Soon we might be growing our batteries – in forests

When I think about batteries, I think ‘metal’. So that was why a recent story from Europe surprised me so much – the idea of producing batteries from trees. For me, it was yet another reminder of the circular economy revolution that  is quietly happening in the bioeconomy. Wooden batteries mean: no mining and no shortage of expensive metals, and thus no harmful practices in extracting raw materials. 

Scandinavian companies are paving the way for sustainable energy storage generated from their forests that is far less harmful to the environment than our conventional practices.

Finnish designers Stora Enso have built a production facility costing €10 million that will create renewable bio-based carbon, and now that the pilot facility has started operations, production of its wood-based carbon for batteries, known as Lignode, is being ramped up. Applications include electric vehicles and consumer electronics as well as large-scale energy storage systems.

A Swedish startup called Ligna Energy, which shared the grand prize in Northern Europe’s biggest energy innovation challenge last year, is doing the same thing. “We make batteries from forest materials based on organic electronic polymers and biopolymers, which are used throughout the lifetime of the energy storage and then recycled and burned as biofuel. Thereby we maximize the utilization of materials, enable fossil-free energy production and minimize the overall negative life cycle impact.”

The global battery market is projected to grow tenfold over the next decade as battery producers seek more sustainable materials, and since sustainability is becoming a top priority for the automotive industry, car manufacturers and battery producers are focusing heavily on reducing carbon emissions in electric cars, says Stora Enso.

Today, fossil-based carbon is used in the anodes of rechargeable batteries. By converting lignin separated from wood into carbon-based anode materials, the synthetic and non-renewable graphite material can be replaced.

“With our pilot plant now ramping up operations, Stora Enso is entering a new value chain in supplying more sustainable anode materials for batteries. With Lignode, we can provide a bio-based, cost-competitive and high-performance material to replace the conventionally used graphite. To serve the fast-growing anode materials market, we are now exploring strategic partnerships to accelerate scale-up and commercialisation in Europe,” says Markus Mannström, executive vice-president of Stora Enso’s biomaterials division.

Stora Enso, a leading global provider of renewable solutions in packaging, biomaterials, wooden constructions and paper, believes that everything that is made from fossil-based materials today can be made from a tree tomorrow. It has 23,000 employees, and sales of EUR 8.6 billion in over 50 countries.

In case you are, like me, trying to grasp the nature of ‘wooden batteries’, here is how Ligna Energy’s CEO, Peter Ringstad, and CTO Jakob Nilsson explained it on Swedish television:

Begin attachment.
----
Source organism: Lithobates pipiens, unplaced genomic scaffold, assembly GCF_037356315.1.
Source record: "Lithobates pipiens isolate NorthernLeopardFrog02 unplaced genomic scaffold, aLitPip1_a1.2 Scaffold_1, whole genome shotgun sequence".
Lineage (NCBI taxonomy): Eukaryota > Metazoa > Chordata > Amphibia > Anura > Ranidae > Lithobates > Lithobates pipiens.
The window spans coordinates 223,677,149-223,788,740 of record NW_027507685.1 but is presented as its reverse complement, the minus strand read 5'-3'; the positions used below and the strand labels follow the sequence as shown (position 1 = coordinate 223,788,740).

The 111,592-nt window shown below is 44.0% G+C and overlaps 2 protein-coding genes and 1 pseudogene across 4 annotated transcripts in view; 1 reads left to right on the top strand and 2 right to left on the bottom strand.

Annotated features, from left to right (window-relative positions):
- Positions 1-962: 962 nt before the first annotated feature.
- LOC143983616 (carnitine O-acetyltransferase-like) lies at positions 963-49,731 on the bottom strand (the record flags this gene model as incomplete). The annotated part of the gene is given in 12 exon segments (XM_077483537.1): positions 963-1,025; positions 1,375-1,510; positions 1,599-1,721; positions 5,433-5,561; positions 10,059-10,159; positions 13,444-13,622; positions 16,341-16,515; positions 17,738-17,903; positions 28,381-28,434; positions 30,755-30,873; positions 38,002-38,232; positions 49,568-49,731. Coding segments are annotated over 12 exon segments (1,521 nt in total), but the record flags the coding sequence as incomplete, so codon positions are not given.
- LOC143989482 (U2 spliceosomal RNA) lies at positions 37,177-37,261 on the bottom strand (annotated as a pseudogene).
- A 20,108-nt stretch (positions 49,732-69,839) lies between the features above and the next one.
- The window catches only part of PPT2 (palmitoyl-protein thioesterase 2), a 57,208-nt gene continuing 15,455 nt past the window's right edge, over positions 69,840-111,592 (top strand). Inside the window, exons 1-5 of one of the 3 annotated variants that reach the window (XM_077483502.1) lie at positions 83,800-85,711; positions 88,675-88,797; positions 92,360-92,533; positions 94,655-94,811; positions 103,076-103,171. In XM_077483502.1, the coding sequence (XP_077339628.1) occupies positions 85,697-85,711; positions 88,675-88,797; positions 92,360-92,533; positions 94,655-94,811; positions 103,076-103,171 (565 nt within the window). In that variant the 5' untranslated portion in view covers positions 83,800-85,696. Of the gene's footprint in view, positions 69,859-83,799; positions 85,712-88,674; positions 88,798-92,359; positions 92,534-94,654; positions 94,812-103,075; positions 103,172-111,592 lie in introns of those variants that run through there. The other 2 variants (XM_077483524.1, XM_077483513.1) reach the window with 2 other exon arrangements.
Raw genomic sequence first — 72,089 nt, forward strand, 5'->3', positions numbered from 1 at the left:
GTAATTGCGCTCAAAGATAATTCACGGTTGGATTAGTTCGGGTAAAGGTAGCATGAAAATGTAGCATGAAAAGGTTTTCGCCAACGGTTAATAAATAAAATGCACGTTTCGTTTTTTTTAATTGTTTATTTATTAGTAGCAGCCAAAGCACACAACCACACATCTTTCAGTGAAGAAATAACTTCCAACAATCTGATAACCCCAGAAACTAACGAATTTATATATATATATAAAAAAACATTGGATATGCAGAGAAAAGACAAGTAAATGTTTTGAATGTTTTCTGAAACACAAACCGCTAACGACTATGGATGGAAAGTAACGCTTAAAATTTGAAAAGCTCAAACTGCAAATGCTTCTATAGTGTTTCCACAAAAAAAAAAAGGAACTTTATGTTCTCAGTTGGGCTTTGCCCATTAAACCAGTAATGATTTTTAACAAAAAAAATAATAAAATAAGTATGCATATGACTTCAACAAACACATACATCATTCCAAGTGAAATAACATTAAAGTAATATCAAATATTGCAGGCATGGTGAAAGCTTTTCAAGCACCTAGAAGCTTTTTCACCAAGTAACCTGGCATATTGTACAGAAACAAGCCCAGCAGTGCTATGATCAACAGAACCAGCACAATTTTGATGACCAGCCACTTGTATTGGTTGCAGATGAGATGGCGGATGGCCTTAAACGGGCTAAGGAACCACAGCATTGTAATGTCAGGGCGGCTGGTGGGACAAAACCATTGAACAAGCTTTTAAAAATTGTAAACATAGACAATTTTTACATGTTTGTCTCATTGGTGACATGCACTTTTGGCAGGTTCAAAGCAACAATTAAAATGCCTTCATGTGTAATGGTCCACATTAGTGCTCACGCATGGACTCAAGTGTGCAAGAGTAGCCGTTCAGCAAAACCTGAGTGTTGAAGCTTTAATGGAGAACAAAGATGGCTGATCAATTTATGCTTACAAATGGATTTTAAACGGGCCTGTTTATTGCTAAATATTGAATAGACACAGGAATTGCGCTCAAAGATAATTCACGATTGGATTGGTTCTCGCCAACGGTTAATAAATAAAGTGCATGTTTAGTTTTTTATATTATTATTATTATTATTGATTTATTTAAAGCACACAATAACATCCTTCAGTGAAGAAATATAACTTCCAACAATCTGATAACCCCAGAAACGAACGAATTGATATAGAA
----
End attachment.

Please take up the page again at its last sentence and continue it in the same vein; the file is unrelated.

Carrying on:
“For those who wonder: The batteries do not look like wood and do not feel like wood. But it’s wood – or what’s inside wood in any case. They are made of lignin, a kind of glue that is found in wood and holds together the structure of a tree. 

A lignin molecule can in some cases reach all the way from root to top. When the paper industry extracts cellulose, the lignin remains. Normally it’s just burned as biofuel. But we use it and modify it into battery material. There is residual current in lignin, the substance has the ability to charge and discharge electricity. We can do it several thousand times.

At a production facility in Linköping, the batteries are printed on thin plastic film. They are flexible and can be inserted into different types of frames, in sensors for example.

Smart buildings are a typical target market (for wooden batteries), so it may be property owners who need to be able to control energy and climate in their houses. Later on, there’s a possibility for large-scale storage of energy. Then it could be a solar power plant or a grid company that needs to stabilize its frequencies.

While they don’t work as car batteries because car batteries needs high energy density, they would work in charging stations, as an intermediate storage.

A big advantage of the technology is that very little waste is formed. We use waste, leftovers from paper production, so we do not take down any trees ourselves. And so much paper is still being produced that it is not a problem to get hold of lignin. You only need a few percent of the earth’s lignin to cover a very large storage need.”


Stora Enso’s pilot plant for producing lignin-based carbon materials for batteries is now operational. News release Jul. 21, 2021.

Wooden batteries are hitting the market – is this the future of clean energy?, Feb. 10, 2022

Ligna Energy website.